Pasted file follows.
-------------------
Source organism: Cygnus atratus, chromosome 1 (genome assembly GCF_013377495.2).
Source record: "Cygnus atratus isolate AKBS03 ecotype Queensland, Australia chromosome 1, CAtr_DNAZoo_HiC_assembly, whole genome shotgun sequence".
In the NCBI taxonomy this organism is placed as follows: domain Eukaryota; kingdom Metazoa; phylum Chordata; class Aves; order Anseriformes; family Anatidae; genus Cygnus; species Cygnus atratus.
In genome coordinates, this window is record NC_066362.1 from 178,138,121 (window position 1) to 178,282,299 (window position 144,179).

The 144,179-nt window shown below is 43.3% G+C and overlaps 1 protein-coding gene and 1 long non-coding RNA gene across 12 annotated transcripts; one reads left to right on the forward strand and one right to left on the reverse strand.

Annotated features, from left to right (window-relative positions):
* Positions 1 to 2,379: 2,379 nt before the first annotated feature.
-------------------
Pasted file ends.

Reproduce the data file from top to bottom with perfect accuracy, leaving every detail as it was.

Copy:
Source organism: Cygnus atratus, chromosome 1 (genome assembly GCF_013377495.2).
Source record: "Cygnus atratus isolate AKBS03 ecotype Queensland, Australia chromosome 1, CAtr_DNAZoo_HiC_assembly, whole genome shotgun sequence".
In the NCBI taxonomy this organism is placed as follows: domain Eukaryota; kingdom Metazoa; phylum Chordata; class Aves; order Anseriformes; family Anatidae; genus Cygnus; species Cygnus atratus.
In genome coordinates, this window is record NC_066362.1 from 178,138,121 (window position 1) to 178,282,299 (window position 144,179).

The 144,179-nt window shown below is 43.3% G+C and overlaps 1 protein-coding gene and 1 long non-coding RNA gene across 12 annotated transcripts; one reads left to right on the forward strand and one right to left on the reverse strand.

Annotated features, from left to right (window-relative positions):
* Positions 1 to 2,379: 2,379 nt before the first annotated feature.